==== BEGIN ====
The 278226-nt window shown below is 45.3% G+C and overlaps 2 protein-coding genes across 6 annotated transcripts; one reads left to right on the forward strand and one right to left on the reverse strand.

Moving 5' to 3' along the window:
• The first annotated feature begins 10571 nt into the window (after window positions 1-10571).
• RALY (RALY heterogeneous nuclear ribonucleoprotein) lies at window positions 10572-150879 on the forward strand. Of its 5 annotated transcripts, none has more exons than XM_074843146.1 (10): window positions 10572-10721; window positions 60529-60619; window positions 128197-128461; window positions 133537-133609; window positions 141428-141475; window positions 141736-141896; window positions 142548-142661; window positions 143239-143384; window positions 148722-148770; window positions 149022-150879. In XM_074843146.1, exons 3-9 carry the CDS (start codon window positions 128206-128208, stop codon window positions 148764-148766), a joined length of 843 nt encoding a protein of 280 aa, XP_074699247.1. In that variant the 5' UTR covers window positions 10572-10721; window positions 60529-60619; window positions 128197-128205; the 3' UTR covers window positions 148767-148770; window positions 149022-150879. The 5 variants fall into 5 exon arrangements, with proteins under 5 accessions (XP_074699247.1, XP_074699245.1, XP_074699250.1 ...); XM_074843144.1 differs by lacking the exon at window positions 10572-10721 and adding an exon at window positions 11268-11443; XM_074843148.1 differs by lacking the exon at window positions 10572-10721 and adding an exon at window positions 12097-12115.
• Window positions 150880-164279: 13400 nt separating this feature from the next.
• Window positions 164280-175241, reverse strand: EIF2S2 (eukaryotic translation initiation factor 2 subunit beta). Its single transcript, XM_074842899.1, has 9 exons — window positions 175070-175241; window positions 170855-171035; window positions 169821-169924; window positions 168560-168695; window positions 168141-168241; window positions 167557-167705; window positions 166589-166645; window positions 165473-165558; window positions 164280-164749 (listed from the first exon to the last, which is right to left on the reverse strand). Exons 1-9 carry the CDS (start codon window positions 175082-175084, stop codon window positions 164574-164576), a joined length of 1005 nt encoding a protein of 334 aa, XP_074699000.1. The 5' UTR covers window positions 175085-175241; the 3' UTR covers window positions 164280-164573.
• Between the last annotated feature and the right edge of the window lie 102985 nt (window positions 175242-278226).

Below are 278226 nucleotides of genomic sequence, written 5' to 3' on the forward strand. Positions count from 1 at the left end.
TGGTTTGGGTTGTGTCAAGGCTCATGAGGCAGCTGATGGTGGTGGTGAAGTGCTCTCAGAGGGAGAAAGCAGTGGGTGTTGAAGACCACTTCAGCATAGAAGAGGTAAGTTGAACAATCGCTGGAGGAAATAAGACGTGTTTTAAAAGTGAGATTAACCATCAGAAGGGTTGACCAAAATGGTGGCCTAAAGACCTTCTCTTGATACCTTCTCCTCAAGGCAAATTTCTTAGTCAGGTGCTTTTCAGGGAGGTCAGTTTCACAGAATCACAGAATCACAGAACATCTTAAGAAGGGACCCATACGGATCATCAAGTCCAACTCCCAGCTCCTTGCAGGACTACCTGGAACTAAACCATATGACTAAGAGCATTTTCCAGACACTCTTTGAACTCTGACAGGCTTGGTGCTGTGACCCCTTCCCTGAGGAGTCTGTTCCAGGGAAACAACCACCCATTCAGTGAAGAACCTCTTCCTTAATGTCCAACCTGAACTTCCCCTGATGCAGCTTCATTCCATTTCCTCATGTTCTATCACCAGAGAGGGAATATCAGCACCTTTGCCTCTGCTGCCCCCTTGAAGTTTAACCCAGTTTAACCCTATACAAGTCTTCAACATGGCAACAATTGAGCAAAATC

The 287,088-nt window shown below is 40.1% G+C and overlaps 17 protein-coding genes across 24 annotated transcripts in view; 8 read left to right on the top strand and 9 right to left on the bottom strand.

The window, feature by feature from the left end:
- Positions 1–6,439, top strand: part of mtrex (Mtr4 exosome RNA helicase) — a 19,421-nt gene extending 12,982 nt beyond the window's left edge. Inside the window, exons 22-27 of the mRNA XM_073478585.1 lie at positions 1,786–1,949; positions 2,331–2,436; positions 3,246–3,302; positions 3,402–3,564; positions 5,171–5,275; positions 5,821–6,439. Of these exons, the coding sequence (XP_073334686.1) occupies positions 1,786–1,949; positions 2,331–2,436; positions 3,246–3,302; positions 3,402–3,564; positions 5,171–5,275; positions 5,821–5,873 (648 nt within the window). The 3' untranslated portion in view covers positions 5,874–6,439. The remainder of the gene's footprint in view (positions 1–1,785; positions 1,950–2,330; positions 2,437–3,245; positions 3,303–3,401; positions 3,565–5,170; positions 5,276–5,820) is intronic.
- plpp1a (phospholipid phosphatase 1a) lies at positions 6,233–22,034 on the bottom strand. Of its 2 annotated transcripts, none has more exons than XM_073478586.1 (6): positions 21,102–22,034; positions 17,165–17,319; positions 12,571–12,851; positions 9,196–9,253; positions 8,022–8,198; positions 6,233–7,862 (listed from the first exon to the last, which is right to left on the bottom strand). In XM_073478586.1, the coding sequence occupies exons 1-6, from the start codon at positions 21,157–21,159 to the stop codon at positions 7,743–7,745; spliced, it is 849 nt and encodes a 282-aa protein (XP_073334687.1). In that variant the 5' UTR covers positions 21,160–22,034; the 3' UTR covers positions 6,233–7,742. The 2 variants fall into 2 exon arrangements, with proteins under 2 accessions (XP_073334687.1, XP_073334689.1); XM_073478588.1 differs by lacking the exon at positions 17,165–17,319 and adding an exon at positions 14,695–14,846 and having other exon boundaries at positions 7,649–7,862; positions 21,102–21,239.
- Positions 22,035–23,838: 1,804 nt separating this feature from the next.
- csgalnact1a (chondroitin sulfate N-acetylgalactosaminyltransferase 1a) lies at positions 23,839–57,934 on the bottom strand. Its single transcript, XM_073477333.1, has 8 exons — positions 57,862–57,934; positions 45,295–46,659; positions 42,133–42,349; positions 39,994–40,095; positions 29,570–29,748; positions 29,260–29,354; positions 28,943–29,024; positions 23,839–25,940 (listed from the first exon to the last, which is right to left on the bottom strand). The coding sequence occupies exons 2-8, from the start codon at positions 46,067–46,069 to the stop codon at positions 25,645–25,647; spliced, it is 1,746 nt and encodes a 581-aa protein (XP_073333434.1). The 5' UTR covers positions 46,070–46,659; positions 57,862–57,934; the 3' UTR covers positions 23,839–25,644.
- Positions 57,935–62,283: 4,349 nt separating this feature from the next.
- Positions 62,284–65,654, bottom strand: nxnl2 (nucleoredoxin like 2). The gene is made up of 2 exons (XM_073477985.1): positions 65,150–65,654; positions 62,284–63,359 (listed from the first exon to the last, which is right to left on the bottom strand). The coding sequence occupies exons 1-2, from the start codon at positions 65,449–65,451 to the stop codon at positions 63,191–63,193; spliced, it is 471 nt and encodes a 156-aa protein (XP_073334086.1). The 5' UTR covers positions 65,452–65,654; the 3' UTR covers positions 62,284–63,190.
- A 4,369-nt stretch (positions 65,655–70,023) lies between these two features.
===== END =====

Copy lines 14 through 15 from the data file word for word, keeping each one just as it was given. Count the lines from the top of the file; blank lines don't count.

- Positions 22,035–23,838: 1,804 nt separating this feature from the next.
- csgalnact1a (chondroitin sulfate N-acetylgalactosaminyltransferase 1a) lies at positions 23,839–57,934 on the bottom strand. Its single transcript, XM_073477333.1, has 8 exons — positions 57,862–57,934; positions 45,295–46,659; positions 42,133–42,349; positions 39,994–40,095; positions 29,570–29,748; positions 29,260–29,354; positions 28,943–29,024; positions 23,839–25,940 (listed from the first exon to the last, which is right to left on the bottom strand). The coding sequence occupies exons 2-8, from the start codon at positions 46,067–46,069 to the stop codon at positions 25,645–25,647; spliced, it is 1,746 nt and encodes a 581-aa protein (XP_073333434.1). The 5' UTR covers positions 46,070–46,659; positions 57,862–57,934; the 3' UTR covers positions 23,839–25,644.